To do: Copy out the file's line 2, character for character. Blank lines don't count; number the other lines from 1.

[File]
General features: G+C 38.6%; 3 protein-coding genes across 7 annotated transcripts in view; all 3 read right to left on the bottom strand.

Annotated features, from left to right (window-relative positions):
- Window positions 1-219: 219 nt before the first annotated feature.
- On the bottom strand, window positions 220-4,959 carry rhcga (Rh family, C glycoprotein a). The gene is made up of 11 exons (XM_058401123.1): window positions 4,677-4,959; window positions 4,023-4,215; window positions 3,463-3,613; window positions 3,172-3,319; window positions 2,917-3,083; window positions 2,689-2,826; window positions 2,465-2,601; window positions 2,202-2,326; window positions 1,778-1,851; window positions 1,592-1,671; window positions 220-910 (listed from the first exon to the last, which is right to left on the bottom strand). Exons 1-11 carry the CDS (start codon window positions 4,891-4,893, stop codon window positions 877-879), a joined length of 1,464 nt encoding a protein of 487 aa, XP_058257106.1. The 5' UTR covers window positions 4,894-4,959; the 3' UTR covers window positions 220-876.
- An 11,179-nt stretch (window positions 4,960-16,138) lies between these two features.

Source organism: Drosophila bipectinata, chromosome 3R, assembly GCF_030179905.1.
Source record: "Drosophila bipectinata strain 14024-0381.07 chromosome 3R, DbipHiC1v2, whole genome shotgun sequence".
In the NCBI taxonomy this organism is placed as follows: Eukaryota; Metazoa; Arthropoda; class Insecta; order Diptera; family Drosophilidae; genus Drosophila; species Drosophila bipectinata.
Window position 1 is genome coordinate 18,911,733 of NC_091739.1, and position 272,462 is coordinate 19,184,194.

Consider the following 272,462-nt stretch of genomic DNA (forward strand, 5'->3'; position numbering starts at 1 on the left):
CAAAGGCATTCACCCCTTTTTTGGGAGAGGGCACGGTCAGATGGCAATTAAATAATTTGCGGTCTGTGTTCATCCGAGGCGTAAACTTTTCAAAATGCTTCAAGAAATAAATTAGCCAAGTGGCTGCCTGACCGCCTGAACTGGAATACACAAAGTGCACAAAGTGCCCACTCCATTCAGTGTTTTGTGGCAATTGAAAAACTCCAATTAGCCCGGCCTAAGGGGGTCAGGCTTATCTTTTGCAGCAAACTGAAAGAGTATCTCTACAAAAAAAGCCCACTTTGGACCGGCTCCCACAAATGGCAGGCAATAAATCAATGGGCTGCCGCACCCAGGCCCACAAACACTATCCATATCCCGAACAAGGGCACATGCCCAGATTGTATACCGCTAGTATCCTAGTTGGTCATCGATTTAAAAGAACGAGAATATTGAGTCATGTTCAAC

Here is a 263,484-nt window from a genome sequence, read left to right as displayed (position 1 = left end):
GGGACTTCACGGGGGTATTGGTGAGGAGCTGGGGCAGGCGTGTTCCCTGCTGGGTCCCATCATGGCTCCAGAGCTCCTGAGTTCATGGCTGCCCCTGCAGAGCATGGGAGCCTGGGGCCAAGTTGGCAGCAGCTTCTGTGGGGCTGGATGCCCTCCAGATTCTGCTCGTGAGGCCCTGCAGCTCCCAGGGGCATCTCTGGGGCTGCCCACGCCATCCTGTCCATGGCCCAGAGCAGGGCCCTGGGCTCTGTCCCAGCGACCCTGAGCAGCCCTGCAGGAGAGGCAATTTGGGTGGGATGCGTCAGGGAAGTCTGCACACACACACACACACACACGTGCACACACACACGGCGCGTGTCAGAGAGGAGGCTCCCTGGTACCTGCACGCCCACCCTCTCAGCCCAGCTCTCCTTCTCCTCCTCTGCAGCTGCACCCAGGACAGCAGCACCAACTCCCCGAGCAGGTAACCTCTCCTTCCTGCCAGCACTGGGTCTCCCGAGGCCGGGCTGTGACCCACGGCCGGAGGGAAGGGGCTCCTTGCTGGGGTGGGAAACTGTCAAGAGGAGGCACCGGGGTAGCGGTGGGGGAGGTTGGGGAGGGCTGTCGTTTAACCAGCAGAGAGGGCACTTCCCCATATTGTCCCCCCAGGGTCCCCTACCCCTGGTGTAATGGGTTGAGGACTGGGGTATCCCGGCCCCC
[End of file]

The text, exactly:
Annotated features, from left to right (window-relative positions):